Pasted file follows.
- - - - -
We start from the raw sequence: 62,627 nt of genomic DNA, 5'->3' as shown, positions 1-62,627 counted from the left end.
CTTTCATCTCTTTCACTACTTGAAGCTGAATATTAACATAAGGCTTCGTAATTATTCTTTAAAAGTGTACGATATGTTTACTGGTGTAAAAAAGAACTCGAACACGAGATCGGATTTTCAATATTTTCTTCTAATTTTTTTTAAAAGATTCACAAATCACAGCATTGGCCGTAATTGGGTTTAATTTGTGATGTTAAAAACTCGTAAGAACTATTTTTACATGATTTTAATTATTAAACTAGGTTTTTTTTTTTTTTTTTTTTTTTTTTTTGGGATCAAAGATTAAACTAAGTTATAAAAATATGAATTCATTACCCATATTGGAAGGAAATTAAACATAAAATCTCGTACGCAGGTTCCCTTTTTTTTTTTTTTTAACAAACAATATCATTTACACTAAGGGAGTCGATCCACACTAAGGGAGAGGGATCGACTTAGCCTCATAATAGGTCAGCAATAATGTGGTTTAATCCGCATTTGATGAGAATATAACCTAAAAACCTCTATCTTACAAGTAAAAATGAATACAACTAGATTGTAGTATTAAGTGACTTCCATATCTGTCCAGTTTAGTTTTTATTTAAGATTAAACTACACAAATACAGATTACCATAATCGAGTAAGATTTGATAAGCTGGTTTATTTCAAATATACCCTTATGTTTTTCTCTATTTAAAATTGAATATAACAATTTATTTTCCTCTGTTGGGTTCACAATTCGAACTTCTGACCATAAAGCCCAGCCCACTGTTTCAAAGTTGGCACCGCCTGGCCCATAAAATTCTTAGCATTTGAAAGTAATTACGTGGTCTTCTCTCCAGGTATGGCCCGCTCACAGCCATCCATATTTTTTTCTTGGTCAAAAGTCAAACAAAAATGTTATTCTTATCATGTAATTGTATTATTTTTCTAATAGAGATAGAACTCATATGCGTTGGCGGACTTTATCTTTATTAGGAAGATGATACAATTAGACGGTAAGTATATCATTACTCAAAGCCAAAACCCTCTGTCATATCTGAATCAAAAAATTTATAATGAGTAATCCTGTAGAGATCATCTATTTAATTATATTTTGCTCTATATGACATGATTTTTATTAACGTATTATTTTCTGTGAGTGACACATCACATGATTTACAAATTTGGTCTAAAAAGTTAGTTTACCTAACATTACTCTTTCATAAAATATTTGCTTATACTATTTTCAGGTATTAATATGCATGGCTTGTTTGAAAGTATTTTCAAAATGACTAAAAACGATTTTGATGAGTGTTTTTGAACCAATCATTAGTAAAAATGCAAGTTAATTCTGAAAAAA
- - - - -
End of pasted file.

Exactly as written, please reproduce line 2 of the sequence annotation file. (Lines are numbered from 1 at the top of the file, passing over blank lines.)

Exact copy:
CTTTCATCTCTTTCACTACTTGAAGCTGAATATTAACATAAGGCTTCGTAATTATTCTTTAAAAGTGTACGATATGTTTACTGGTGTAAAAAAGAACTCGAACACGAGATCGGATTTTCAATATTTTCTTCTAATTTTTTTTAAAAGATTCACAAATCACAGCATTGGCCGTAATTGGGTTTAATTTGTGATGTTAAAAACTCGTAAGAACTATTTTTACATGATTTTAATTATTAAACTAGGTTTTTTTTTTTTTTTTTTTTTTTTTTTTGGGATCAAAGATTAAACTAAGTTATAAAAATATGAATTCATTACCCATATTGGAAGGAAATTAAACATAAAATCTCGTACGCAGGTTCCCTTTTTTTTTTTTTTTAACAAACAATATCATTTACACTAAGGGAGTCGATCCACACTAAGGGAGAGGGATCGACTTAGCCTCATAATAGGTCAGCAATAATGTGGTTTAATCCGCATTTGATGAGAATATAACCTAAAAACCTCTATCTTACAAGTAAAAATGAATACAACTAGATTGTAGTATTAAGTGACTTCCATATCTGTCCAGTTTAGTTTTTATTTAAGATTAAACTACACAAATACAGATTACCATAATCGAGTAAGATTTGATAAGCTGGTTTATTTCAAATATACCCTTATGTTTTTCTCTATTTAAAATTGAATATAACAATTTATTTTCCTCTGTTGGGTTCACAATTCGAACTTCTGACCATAAAGCCCAGCCCACTGTTTCAAAGTTGGCACCGCCTGGCCCATAAAATTCTTAGCATTTGAAAGTAATTACGTGGTCTTCTCTCCAGGTATGGCCCGCTCACAGCCATCCATATTTTTTTCTTGGTCAAAAGTCAAACAAAAATGTTATTCTTATCATGTAATTGTATTATTTTTCTAATAGAGATAGAACTCATATGCGTTGGCGGACTTTATCTTTATTAGGAAGATGATACAATTAGACGGTAAGTATATCATTACTCAAAGCCAAAACCCTCTGTCATATCTGAATCAAAAAATTTATAATGAGTAATCCTGTAGAGATCATCTATTTAATTATATTTTGCTCTATATGACATGATTTTTATTAACGTATTATTTTCTGTGAGTGACACATCACATGATTTACAAATTTGGTCTAAAAAGTTAGTTTACCTAACATTACTCTTTCATAAAATATTTGCTTATACTATTTTCAGGTATTAATATGCATGGCTTGTTTGAAAGTATTTTCAAAATGACTAAAAACGATTTTGATGAGTGTTTTTGAACCAATCATTAGTAAAAATGCAAGTTAATTCTGAAAAAA